News & Events
Katharine Murphy in conversation with Karen Middleton
Date: Tuesday, 29 September, 6:30 p.m. AEST
Registrations and more info: Free Click here
Katharine Murphy in conversation with Paul Barclay
Date: Monday, 19 October, 6:30 p.m. AEST
Registrations and more info: $5 Click here
Judith Brett on RN Breakfast
As the Federal Government plans Australia's post-covid economic recovery, it looks like fossil fuels could play a key role.
That would be a mistake, according to the author of the latest Quarterly Essay, which argues Australia's long reliance on simple exports like wool, and more recently coal, is partially to blame for our failure to develop a thriving manufacturing sector.
CRY ME A RIVER review in The Australian
The Murray-Darling Basin is often in the news and seldom for the right reasons. It is troubled by drought and climate change and the unquenchable thirst of agriculture. Yet belief in it is an article of faith for politicians, causing regular scraps over its management and its future.
In Cry Me A River, journalist and author Margaret Simons chronicles the results of her decision to take a close look at it herself. As she writes, except in times of drought, the Murray-Darling Basin “is a mighty thing”. It covers more than a million square kilometres and encompasses 77,000km of rivers, 2.6 million people, 40 Aboriginal nations and 120 species of waterbirds.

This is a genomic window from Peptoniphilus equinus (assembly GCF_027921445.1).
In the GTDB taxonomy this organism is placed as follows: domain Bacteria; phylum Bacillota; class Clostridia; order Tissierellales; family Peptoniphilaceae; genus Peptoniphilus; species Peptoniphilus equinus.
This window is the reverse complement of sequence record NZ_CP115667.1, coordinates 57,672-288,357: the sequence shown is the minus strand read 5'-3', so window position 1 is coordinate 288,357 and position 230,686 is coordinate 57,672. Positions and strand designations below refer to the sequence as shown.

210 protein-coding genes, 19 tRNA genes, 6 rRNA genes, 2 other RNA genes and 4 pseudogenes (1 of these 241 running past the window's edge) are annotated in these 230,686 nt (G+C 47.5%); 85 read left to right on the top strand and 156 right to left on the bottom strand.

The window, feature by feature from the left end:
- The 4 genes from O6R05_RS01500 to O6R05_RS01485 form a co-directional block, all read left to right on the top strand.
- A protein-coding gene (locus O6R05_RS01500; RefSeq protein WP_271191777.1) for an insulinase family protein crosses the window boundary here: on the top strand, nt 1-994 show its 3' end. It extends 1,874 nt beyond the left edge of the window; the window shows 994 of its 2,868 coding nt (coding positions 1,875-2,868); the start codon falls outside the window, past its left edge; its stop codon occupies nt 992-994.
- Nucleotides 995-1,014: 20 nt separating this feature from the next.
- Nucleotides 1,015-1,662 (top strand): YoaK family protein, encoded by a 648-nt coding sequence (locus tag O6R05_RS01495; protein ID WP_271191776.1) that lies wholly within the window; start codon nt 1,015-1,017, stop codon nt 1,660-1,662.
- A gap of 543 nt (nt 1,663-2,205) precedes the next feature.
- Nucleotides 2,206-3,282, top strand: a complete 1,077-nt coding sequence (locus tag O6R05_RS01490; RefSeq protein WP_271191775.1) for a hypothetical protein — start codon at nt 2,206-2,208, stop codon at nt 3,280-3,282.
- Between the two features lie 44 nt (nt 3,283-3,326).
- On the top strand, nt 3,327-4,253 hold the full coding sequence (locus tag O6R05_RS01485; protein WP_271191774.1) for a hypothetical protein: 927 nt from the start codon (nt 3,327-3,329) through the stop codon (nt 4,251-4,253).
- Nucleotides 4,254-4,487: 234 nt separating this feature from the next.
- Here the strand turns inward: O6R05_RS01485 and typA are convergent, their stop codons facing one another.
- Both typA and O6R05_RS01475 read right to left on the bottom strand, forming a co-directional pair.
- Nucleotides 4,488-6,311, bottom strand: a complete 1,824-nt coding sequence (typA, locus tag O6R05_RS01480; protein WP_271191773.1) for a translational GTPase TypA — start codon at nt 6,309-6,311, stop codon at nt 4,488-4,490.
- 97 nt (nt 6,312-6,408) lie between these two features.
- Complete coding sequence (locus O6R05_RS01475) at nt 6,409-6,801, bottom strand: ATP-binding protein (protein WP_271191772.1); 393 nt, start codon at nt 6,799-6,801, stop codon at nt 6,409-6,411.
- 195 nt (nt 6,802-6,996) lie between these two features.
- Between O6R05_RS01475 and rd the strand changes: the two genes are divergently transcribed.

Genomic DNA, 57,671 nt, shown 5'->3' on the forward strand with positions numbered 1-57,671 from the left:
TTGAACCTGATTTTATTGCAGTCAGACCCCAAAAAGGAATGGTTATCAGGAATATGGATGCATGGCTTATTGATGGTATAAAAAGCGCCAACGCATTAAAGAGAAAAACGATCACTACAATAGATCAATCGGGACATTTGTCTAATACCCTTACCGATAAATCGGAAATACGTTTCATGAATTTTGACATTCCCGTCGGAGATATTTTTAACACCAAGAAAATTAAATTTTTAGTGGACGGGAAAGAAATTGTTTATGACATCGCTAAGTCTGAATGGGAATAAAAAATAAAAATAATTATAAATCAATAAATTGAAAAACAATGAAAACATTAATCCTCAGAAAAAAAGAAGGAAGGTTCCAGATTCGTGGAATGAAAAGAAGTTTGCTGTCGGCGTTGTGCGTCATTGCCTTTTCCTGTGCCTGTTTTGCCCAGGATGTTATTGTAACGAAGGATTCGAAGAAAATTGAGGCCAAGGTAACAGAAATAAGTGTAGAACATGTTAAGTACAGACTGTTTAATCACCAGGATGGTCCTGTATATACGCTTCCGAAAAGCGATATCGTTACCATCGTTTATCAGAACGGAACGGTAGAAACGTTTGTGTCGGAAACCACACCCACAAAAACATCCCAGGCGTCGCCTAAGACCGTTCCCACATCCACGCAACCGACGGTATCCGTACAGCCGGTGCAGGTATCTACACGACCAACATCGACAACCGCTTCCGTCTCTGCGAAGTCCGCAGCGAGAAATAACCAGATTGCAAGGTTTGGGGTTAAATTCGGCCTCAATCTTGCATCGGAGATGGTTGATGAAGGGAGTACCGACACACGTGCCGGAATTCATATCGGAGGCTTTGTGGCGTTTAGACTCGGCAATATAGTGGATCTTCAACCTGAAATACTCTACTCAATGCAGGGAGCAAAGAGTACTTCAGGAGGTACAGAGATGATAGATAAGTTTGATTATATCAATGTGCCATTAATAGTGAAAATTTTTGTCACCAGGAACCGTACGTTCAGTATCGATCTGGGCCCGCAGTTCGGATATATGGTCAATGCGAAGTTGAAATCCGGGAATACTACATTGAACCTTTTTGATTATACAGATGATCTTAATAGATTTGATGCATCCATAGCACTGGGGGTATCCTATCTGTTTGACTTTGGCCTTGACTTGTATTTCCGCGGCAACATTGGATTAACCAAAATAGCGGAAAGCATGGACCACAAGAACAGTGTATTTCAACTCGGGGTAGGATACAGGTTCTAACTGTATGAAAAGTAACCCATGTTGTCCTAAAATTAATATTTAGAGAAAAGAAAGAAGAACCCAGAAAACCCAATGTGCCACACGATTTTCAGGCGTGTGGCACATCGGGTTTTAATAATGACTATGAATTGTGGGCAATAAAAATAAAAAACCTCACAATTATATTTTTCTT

Margaret Simons on Big Ideas
The Murray Darling Basin covers 4 states. The water from it is the life source for millions of people, their communities, crops, and the natural environment. But it has been in poor shape for a long time. Margaret Simons travelled through the basin - our food and fibre bowl - talking to locals, irrigators, bureaucrats, and scientists, to get the lowdown. She spoke to Paul Barclay.
Peter Hartcher in The Sydney Morning Herald “Power and Paranoia: Why the Chinese government aggressively pushes beyond its borders”
Chinese government-backed patriots living in Australia are aggressively pursuing their homeland’s geopolitical agenda. The good news: new laws help address this. The bad news: they’re not being enforced.
Peter Hartcher in The Sydney Morning Herald “‘Insidious’: Former ASIO boss warns on Chinese interference in Australia”
Former ASIO boss Duncan Lewis has said the Chinese government is seeking to “take over” Australia's political system through its “insidious” foreign interference operations.
Quarterly Essay high-school writing competition winner: “Breaking pink and blue boxes”
What is the first thing you do when you meet someone new? Before you even walk up to them and ask their name? Based on aspects of their appearance and body language alone, you make an assumption about their gender.